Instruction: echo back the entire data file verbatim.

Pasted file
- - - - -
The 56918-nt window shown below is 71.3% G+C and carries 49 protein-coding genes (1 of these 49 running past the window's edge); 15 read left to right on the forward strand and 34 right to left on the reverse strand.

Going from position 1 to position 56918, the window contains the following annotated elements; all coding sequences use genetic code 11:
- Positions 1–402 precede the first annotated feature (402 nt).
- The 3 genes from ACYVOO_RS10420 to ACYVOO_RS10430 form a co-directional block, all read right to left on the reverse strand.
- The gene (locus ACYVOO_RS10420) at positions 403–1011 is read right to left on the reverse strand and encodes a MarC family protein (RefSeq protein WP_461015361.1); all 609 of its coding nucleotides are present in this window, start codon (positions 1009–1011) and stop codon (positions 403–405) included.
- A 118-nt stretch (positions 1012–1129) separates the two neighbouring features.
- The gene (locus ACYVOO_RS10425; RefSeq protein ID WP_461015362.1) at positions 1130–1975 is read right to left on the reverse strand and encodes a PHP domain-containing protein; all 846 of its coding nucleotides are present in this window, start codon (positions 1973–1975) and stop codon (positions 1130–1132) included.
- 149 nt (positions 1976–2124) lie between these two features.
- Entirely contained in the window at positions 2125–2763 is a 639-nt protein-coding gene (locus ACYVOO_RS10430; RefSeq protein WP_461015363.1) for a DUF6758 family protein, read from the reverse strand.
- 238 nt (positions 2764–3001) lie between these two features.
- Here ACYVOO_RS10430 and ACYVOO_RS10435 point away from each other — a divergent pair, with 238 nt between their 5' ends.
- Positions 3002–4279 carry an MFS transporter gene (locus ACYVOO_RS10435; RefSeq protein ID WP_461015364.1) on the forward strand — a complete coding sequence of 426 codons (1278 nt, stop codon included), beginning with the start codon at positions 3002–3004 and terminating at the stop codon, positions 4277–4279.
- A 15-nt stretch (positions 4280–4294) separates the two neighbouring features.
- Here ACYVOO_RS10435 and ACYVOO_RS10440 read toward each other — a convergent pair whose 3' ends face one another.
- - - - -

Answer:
The 56918-nt window shown below is 71.3% G+C and carries 49 protein-coding genes (1 of these 49 running past the window's edge); 15 read left to right on the forward strand and 34 right to left on the reverse strand.

Going from position 1 to position 56918, the window contains the following annotated elements; all coding sequences use genetic code 11:
- Positions 1–402 precede the first annotated feature (402 nt).
- The 3 genes from ACYVOO_RS10420 to ACYVOO_RS10430 form a co-directional block, all read right to left on the reverse strand.
- The gene (locus ACYVOO_RS10420) at positions 403–1011 is read right to left on the reverse strand and encodes a MarC family protein (RefSeq protein WP_461015361.1); all 609 of its coding nucleotides are present in this window, start codon (positions 1009–1011) and stop codon (positions 403–405) included.
- A 118-nt stretch (positions 1012–1129) separates the two neighbouring features.
- The gene (locus ACYVOO_RS10425; RefSeq protein ID WP_461015362.1) at positions 1130–1975 is read right to left on the reverse strand and encodes a PHP domain-containing protein; all 846 of its coding nucleotides are present in this window, start codon (positions 1973–1975) and stop codon (positions 1130–1132) included.
- 149 nt (positions 1976–2124) lie between these two features.
- Entirely contained in the window at positions 2125–2763 is a 639-nt protein-coding gene (locus ACYVOO_RS10430; RefSeq protein WP_461015363.1) for a DUF6758 family protein, read from the reverse strand.
- 238 nt (positions 2764–3001) lie between these two features.
- Here ACYVOO_RS10430 and ACYVOO_RS10435 point away from each other — a divergent pair, with 238 nt between their 5' ends.
- Positions 3002–4279 carry an MFS transporter gene (locus ACYVOO_RS10435; RefSeq protein ID WP_461015364.1) on the forward strand — a complete coding sequence of 426 codons (1278 nt, stop codon included), beginning with the start codon at positions 3002–3004 and terminating at the stop codon, positions 4277–4279.
- A 15-nt stretch (positions 4280–4294) separates the two neighbouring features.
- Here ACYVOO_RS10435 and ACYVOO_RS10440 read toward each other — a convergent pair whose 3' ends face one another.